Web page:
Often times in a ruby project that needs to interact with an internal- or external API for which a Gem is not available you see code like this:

uri = URI('https://example.com/api/v1/whateva')

When this code makes it to production, it usually is one of the first pieces that breaks.

After a while you have your exception tracker littered with Net::ReadTimeout, Net::OpenTimeout errors and depending on the data returned by the particular API a number of parsing exceptions (good ‘ol JSON::ParserError comes to mind). Where did this go wrong?

During a rushed development process we naturally tend to focus most of our time making things work and too little time taking into account various error-cases that will happen in the environment our software exists in.

Additionally we assume that our code only fails deterministically based on our inputs.

In development this also often times seems to be the case when we take a look at our piece of code again:

uri = URI('https://example.com/api/v1/whateva')
response = Net::HTTP.get_response(uri)

In reality, there is a number of ways this piece of code breaks in production:

  • Server redirects your request (i.e. API Domain or endpoint changed)
  • Network issues
  • Server overloaded by too many requests
  • Endpoint is slow to process your result
  • Rate limiting

The fact about this piece of code is though: Net::HTTP is a bare metal piece of the ruby standard-library to interact with HTTP and will not take care of this for you.

Making a vanilla Net::HTTP request more resilient requires a decent amount of boilerplate:

Looking at the documentation we can see how to handle redirects:

# From the ruby stdlib docs at: https://ruby-doc.org/stdlib-2.7.0/libdoc/net/http/rdoc/Net/HTTP.html
def fetch(uri_str, limit = 10)
  # You should choose a better exception.
  raise ArgumentError, 'too many HTTP redirects' if limit == 0

  response = Net::HTTP.get_response(URI(uri_str))

  case response
  when Net::HTTPSuccess then
  when Net::HTTPRedirection then
    location = response['location']
    warn "redirected to #{location}"
    fetch(location, limit - 1)

In order to handle timeouts there is various settings you could tweak:

# Taken from https://github.com/ankane/the-ultimate-guide-to-ruby-timeouts#nethttp
http = Net::HTTP.new(host, port)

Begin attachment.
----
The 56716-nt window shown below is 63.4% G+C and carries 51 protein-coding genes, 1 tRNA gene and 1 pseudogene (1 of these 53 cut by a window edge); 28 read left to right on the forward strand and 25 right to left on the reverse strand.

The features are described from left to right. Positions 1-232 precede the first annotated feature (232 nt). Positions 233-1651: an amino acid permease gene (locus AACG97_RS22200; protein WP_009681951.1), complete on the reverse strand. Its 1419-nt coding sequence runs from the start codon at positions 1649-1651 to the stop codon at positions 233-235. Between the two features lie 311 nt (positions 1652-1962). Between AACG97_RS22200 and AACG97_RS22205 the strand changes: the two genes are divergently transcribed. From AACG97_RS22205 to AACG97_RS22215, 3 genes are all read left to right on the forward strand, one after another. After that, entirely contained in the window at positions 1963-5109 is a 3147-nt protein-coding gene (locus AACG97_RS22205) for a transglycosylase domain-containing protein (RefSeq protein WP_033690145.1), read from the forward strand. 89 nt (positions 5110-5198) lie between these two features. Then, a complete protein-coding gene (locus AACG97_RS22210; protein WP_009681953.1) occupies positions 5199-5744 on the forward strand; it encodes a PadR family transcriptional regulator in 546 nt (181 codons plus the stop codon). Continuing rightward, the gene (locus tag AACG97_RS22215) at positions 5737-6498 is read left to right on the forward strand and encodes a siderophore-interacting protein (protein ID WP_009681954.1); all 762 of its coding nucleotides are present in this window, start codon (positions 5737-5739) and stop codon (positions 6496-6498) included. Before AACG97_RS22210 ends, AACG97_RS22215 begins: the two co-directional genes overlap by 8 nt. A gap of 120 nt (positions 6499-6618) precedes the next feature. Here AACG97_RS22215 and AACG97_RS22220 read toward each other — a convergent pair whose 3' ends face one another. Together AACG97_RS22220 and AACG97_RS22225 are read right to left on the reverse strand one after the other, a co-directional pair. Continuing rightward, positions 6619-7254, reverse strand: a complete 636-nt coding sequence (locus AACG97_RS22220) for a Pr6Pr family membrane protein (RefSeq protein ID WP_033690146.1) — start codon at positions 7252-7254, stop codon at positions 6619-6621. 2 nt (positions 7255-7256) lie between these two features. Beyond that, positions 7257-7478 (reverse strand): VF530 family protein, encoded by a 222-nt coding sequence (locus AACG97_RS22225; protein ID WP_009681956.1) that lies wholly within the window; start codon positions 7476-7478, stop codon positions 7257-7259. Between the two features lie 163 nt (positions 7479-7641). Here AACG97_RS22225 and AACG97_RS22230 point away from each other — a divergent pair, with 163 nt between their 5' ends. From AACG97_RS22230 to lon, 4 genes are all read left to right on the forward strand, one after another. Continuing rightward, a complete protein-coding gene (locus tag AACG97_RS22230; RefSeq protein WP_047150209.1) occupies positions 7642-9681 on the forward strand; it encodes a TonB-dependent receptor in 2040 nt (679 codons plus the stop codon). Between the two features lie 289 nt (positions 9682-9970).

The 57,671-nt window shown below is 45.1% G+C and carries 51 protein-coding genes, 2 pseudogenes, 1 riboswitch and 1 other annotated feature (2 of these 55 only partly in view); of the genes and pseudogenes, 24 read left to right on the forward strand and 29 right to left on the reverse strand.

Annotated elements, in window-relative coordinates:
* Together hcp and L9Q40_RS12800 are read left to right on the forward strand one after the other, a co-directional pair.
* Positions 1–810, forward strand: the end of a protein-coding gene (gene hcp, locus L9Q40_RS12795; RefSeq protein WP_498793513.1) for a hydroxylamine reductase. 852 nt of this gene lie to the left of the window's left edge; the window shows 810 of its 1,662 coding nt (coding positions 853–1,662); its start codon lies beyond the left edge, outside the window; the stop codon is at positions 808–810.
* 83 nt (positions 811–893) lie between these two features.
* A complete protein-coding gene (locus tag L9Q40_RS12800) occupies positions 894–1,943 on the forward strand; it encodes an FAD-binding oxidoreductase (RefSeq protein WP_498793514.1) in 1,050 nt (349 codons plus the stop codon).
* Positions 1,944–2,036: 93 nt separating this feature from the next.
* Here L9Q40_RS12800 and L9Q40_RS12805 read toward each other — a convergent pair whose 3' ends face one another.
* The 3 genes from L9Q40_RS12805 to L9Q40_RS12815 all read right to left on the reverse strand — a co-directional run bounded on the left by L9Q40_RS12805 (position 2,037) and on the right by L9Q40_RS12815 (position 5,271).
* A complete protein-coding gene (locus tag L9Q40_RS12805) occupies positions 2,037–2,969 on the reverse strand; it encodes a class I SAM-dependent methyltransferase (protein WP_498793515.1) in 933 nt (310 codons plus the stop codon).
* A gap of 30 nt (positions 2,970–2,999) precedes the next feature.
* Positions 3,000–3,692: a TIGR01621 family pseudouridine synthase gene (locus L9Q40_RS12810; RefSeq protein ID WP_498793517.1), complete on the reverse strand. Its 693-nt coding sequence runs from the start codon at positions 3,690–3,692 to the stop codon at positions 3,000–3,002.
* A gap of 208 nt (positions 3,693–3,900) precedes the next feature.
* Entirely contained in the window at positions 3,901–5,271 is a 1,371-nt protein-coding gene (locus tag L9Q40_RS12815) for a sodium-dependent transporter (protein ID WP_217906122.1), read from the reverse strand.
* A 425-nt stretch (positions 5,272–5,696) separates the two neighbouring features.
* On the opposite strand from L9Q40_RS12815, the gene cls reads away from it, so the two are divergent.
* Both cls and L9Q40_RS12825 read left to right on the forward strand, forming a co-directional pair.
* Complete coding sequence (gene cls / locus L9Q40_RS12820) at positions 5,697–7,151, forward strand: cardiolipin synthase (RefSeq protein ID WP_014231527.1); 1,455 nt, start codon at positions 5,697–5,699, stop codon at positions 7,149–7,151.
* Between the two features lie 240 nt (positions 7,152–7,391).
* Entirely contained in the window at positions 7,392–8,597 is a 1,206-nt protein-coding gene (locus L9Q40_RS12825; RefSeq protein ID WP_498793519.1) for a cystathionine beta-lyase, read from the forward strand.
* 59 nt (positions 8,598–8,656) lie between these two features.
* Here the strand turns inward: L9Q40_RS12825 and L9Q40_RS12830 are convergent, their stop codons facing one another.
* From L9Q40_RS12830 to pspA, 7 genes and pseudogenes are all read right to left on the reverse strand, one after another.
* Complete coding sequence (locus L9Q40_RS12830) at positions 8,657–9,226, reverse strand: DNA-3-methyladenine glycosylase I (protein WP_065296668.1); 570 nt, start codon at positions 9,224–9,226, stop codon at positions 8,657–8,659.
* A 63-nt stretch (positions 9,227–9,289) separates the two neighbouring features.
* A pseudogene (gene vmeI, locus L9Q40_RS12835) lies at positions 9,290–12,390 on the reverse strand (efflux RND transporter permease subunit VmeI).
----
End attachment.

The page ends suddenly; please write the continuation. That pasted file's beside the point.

http.open_timeout = 1
http.read_timeout = 1
http.write_timeout = 1

or just go ahead and go nuclear on timeouts and rate-limiting (please don’t do this):

uri = URI('https://example.com/api/v1/whateva')
response = Net::HTTP.get_response(uri) rescue retry

a less extreme solution is to back off after a couple of times:

attempts = 0
  uri = URI('https://example.com/api/v1/whateva')
  response = Net::HTTP.get_response(uri) rescue retry
rescue Timeout::Error, Errno::ETIMEDOUT
  attempts += 1
  retry if attempts <= RETRY_LIMIT

Now I am a fan of killing your dependencies. But if you are not writing a piece of software that is supposed to be used as a library, are pressed for time and do not have the Net::HTTP API mastered yet - please go ahead and use Faraday.

require 'faraday_middleware'

connection = Faraday.new('https://example.com') do |faraday|
  faraday.request :json
  faraday.response :json, :content_type => /\bjson$/

  faraday.request :retry, {
    max: 3,
    interval: 1,
    backoff_factor: 2,
    retry_statuses: [429, 503]

  faraday.use FaradayMiddleware::FollowRedirects
  faraday.adapter Faraday.default_adapter


This piece of code follows redirects and uses exponential backoff and retry for:

  • Network issues and Timeouts
  • 503 Service unavailable server overload errors
  • 429 Too many requests rate limiting errors

This piece of code is enough to get most timeout- and network-related errors handled, follow redirects and even works with basic rate-limiting based on the Retry-After header.

Faraday has most use-cases that you will ever have in an API handled.

Faraday 1.0.0 has exactly one external dependency with no additional transitive dependencies. The faraday_middleware gem only depends on Faraday itself.

Especially if you are working on a mature Sinatra or Rails project, chances are high you have Faraday already included somewhere in your dependency graph.

Tl;dr: Don’t roll your own solution for issues that have been solved over and over again and for which stable libraries are available. Only drop down to the lowest level of abstraction when it is really necessary to get rid of your dependencies.